Philadelphia, PA (Sports Network) - The Detroit Tigers enter the 2013 season
as defending American League champions and anything less than another trip to
the World Series would have to be considered a huge letdown in the Motor City.
The Tigers entered the 2012 campaign as huge favorites to win an American
League Central title. While it may not have been easy, as the team sat below
.500 for most of the first half of the season, and never actually clinched a
division title until the final week of the regular season.
Detroit then outlasted the Oakland Athletics in the ALDS before sweeping the
New York Yankees in the ALCS. But that offense that carried the Tigers for
much of the second half of the year and through the first two rounds of the
playoffs disappeared in the World Series, as they were swept by the San
Francisco Giants in four games.
As good as the Tigers were a year ago, they may be even better this season
with the additions of outfielder Torii Hunter and the return of Victor
Martinez, who missed all of last season with an ACL injury.
Of course, the Tigers are led by Triple Crown winner and reigning AL MVP
Miguel Cabrera, who had a season for the ages in 2012, leading the league with
a .330 average, 44 home runs and 139 RBI. His partner in crime, Prince
Fielder, enjoyed his first year in Motown, as he hit .313 with 30 home runs
and 108 RBI.
While Cabrera and Fielder hold down the fort from the offensive side, it
doesn't get much better on the mound than Justin Verlander, who followed up
his MVP and Cy Young seasons with another typical great year in 2012.
As 2013 gets underway, manager Jim Leyland guides a club that is better on
paper than his championship team was a year ago. And there are some rumors
that this may be the 68-year-old Leyland's last at the helm.
Is there a better way to end a career than with a championship?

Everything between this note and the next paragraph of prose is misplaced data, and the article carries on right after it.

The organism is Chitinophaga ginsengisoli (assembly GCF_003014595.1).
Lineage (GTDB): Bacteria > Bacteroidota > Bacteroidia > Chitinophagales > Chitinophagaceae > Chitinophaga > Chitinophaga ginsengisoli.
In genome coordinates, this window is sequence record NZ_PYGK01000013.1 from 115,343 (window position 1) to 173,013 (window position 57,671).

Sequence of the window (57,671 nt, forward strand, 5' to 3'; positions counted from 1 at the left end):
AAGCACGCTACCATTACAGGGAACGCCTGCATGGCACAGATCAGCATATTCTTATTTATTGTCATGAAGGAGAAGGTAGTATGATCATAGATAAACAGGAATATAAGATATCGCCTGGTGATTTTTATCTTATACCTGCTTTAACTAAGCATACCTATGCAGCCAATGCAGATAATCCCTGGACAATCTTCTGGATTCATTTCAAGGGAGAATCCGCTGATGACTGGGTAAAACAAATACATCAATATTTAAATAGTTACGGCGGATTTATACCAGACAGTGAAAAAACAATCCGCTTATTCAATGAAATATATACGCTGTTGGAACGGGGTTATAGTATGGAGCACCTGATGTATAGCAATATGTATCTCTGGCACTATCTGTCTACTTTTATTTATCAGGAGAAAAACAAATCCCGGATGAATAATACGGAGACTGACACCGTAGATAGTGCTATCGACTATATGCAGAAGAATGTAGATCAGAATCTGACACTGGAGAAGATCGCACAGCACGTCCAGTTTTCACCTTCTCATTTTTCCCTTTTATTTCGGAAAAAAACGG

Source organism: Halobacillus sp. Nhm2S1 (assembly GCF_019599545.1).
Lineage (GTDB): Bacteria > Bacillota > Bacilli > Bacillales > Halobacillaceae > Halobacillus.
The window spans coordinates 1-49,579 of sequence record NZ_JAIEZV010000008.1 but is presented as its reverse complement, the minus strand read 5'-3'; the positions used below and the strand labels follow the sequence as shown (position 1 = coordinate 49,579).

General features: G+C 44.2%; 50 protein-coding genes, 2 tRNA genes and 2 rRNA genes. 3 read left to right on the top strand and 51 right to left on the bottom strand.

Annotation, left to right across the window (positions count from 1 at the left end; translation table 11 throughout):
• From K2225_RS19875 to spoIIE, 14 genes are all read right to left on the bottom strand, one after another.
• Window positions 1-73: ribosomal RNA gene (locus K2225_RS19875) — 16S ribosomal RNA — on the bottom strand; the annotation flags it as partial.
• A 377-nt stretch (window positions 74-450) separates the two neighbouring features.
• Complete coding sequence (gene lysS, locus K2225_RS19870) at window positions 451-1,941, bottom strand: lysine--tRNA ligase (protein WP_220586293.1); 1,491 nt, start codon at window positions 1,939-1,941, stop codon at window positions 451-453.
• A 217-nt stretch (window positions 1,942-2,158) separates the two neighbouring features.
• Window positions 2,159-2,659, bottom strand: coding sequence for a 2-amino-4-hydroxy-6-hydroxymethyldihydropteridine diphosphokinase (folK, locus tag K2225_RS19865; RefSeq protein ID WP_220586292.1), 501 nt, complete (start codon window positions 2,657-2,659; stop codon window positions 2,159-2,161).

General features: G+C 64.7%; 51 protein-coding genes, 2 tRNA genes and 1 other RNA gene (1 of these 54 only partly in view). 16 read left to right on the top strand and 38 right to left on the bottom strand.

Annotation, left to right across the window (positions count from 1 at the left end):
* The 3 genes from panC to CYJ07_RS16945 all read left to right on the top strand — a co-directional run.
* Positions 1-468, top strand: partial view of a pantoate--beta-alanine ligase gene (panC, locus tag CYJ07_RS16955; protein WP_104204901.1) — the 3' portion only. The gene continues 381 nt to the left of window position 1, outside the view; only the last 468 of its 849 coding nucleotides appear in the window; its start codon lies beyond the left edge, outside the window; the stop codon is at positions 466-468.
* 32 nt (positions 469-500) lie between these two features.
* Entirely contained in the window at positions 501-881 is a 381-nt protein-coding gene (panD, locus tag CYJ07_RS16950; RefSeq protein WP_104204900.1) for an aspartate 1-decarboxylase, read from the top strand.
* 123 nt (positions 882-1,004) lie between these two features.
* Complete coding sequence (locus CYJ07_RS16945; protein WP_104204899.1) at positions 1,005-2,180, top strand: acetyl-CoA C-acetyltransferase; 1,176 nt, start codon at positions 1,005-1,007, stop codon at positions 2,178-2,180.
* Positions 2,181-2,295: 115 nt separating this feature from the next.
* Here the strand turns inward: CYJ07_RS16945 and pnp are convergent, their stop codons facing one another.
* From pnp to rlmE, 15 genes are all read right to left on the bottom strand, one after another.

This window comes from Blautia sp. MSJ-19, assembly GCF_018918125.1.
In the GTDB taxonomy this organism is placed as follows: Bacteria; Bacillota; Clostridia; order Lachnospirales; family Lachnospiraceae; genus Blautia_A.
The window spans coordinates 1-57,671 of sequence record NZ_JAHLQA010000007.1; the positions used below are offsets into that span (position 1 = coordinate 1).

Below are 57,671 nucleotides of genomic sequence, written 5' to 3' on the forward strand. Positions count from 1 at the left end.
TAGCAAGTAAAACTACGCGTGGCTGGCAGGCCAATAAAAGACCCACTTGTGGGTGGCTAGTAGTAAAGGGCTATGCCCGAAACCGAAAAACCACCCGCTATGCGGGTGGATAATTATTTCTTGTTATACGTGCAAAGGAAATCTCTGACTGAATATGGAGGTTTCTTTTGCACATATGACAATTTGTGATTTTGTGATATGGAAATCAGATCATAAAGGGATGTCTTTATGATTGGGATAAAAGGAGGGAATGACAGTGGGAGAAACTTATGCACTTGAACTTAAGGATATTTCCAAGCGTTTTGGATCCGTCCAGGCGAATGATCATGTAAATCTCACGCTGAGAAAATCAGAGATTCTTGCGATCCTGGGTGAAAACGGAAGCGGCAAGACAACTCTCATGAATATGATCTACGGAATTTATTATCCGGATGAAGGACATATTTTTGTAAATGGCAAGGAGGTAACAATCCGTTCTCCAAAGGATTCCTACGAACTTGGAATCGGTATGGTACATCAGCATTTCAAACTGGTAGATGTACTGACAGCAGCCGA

Below we take a capsule look at the 2013 edition of the Tigers, with a
personnel evaluation and prognosis included therein:
2012 FINISH (88-74) - First Place (AL Central)
KEY OFFSEASON ADDITIONS: Torii Hunter (OF)
KEY OFFSEASON SUBTRACTIONS: Gerald Laird (C), Delmon Young (OF), Jose Valverde
(RHP), Daniel Schlereth (LHP), Ryan Raburn (2B/OF)
PROJECTED LINEUP: Austin Jackson (CF); Torii Hunter (RF); Miguel Cabrera (3B);
Prince Fielder (1B); Victor Martinez (DH); Andy Dirks (LF); Jhonny Peralta
(SS); Alex Avila (C); Omar Infante (2B)
PROJECTED ROTATION: Justin Verlander (RHP); Max Scherzer (RHP); Doug Fister
(RHP); Anibal Sanchez (RHP); Rick Porcello (RHP)
PROJECTED CLOSER: Bruce Rondon (RHP)
MANAGER: Jim Leyland
THE BEST LINEUP IN BASEBALL?
The Tigers already had one of the more potent lineups in the American League.
It figures to be even better this season with the addition of Torii Hunter and
the return of Victor Martinez.
Essentially Hunter will replace light-hitting Brennan Boesch, while Martinez
will re-claim the designated hitter spot that was occupied by Delmon Young,
who reached base a miserable 29-percent of the time.
Just having those two, along with tremendous speedy leadoff man Austin
Jackson, should create more run opportunities for Miguel Cabrera and Prince
Speaking of Cabrera, there really is no reason to think he won't replicate his
average from last year and the lineup additions should net him close to his
RBI total from a year ago. If he's able to match his home run production, he
may very well repeat as a Triple Crown winner. Even still, a big offensive
season is expected regardless if he leads the league in those categories.
It's not all rainbows and sunshine in Tigers land. The team is going to be one
of the best in baseball, but they still are trying to find a closer.